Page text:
Corona received a $78,200 Consolidated Water Facilities Construction Program loan and a $312,800 ARPA grant to install meter pits, then purchase and install meters and check valves in the meter pits. The loan terms are 1.87 percent for 10 years.
 
Lake Preston received a $582,325 Clean Water State Revolving Fund loan and a $2,338,675 ARPA grant to replace or rehabilitate approximately 10 blocks of sanitary sewer and improve the existing storm sewer system by adding inlets and upsizing storm sewer mains. The loan terms are 2.125 percent for 30 years.
 
Lake Preston also received a $431,825 Drinking Water State Revolving Fund loan and a $2,167,175 ARPA grant to replace undersized water mains and install water main loops in the south and southeast portion of the city to improve system hydraulics and water service. The loan terms are 1.875 percent for 30 years.
 
Pickerel Lake Sanitary District received a $805,000 Clean Water State Revolving Fund loan and a $2,158,000 ARPA grant to replace or rehabilitate 13 lift stations within the collection system that are at the end of their useful life. The loan terms are 2.125 percent for 30 years.
 
Volga received a $1,259,776 Drinking Water State Revolving Fund loan and a $902,564 ARPA grant to make improvements to its drinking water system to keep up with increased water use. The city will loop water mains, install 8-inch water mains, add two wells, and install valves, fire hydrants, and necessary appurtenances. The loan terms are 2.125 percent for 30 years. These funds and local ARPA funds will cover the costs of this project.
 
Watertown received a $19,819,800 Clean Water State Revolving Fund loan and a $12,194,200 ARPA grant to upgrade seven lift stations and replace and line existing pipes. Wastewater treatment facility improvements include replacement of the final clarifier and improvements to the primary clarifier; sludge pumps, the recirculation pump, effluent pumping; and biosolids dewatering; and make plant-wide electrical and HVAC improvements. The loan terms are 2.125 percent for 30 years. These funds in addition to local ARPA funds will support the cost of this project.
 
Webster received a $3,338,000 Clean Water State Revolving Fund loan and a $4,065,673 ARPA grant to replace cracked, oblong, and broken clay pipe with PVC sanitary sewer pipes and replace 15 sewer manholes. The loan terms are 2.125 percent for 30 years. These funds along with local ARPA funds will support the cost of the project.
 
Webster also received a $353,000 Clean Water State Revolving Fund loan to address areas of the city with no storm water collection. This project will remove damaged pavement and install storm sewer to drain the water away from the area. Additionally, the project will address a sump pump at a second site to reduce algae growth and ice hazards. The loan terms are 2.125 percent for 30 years.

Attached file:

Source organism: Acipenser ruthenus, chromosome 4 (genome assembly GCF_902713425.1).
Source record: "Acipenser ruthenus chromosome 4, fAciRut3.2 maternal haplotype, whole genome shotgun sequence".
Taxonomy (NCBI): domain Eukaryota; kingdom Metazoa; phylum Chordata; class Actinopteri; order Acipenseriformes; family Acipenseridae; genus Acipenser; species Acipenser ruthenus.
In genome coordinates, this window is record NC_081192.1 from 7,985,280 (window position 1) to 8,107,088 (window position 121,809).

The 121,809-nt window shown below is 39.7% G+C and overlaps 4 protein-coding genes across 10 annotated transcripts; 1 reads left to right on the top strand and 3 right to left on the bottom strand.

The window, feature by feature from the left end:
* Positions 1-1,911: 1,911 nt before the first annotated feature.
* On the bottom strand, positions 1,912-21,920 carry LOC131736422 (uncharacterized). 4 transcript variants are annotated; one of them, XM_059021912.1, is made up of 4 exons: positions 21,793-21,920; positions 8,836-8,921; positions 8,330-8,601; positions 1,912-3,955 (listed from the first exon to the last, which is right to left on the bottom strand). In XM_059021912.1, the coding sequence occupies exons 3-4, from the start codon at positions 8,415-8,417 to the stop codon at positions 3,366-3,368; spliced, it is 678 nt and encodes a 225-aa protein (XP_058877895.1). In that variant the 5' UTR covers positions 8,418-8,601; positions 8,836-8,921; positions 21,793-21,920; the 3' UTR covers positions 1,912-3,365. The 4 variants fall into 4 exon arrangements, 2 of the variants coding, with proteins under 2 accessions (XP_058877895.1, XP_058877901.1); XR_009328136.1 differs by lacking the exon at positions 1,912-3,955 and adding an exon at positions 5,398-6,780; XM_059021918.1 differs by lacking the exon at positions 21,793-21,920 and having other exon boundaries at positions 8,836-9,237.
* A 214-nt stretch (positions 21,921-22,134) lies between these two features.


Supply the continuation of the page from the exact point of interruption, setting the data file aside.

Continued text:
Finally, Webster received a $1,855,956 Drinking Water State Revolving Fund loan and a $2,422,717 ARPA grant to provide additional funds for a previously funded project, which has been affected by much higher than anticipated project material costs. This project allows Webster to replace components of their aging drinking water system including cast iron pipes. The loan terms are 1.625 percent for 30 years. These funds in addition to local ARPA funds will support the project costs.
 
Wessington received a $23,000 Consolidated Water Facilities Construction Program grant for cleaning and televising its wastewater pipelines. This grant along with local ARPA funds will support the cost of this project.
 
Wilmot received a $2,040,000 Clean Water State Revolving Fund loan and a $1,962,408 ARPA grant to upgrade its wastewater collection system. The project includes cleaning and televising pipes, replacing clay collection mains, rehabilitating clay collection mains with cured-in-place pipe lining and replacing 35 manholes. The loan terms are 2.125 percent for 30 years. These funds and local ARPA funds will support the cost of this project.
 
The American Rescue Plan Act provides grants for eligible water, wastewater, storm water, and nonpoint source projects. The state of South Dakota is making a historic investment in infrastructure by dedicating $600 million of American Rescue Plan Act funding for local water and wastewater infrastructure grants.
 
The Consolidated Water Facilities Construction Program, funded in part by revenues from the Petroleum Release Compensation Tank Inspection fee and the sale of lotto tickets, provides grants and loans for water, wastewater, and watershed projects.
 
The State of South Dakota and the U.S. Environmental Protection Agency fund the Drinking Water State Revolving Fund Program, which provides low-interest loans for public drinking water system projects. The program is funded through a combination of federal appropriations, loan repayments, and bonds. 
 
The State of South Dakota and the U.S. Environmental Protection Agency fund the Clean Water State Revolving Fund Program, which provides low-interest loans for wastewater, storm water, water conservation, and nonpoint source projects. The program is funded through a combination of federal appropriations, loan repayments, and bonds. 
 
The board approved the funding at today’s meeting in Pierre.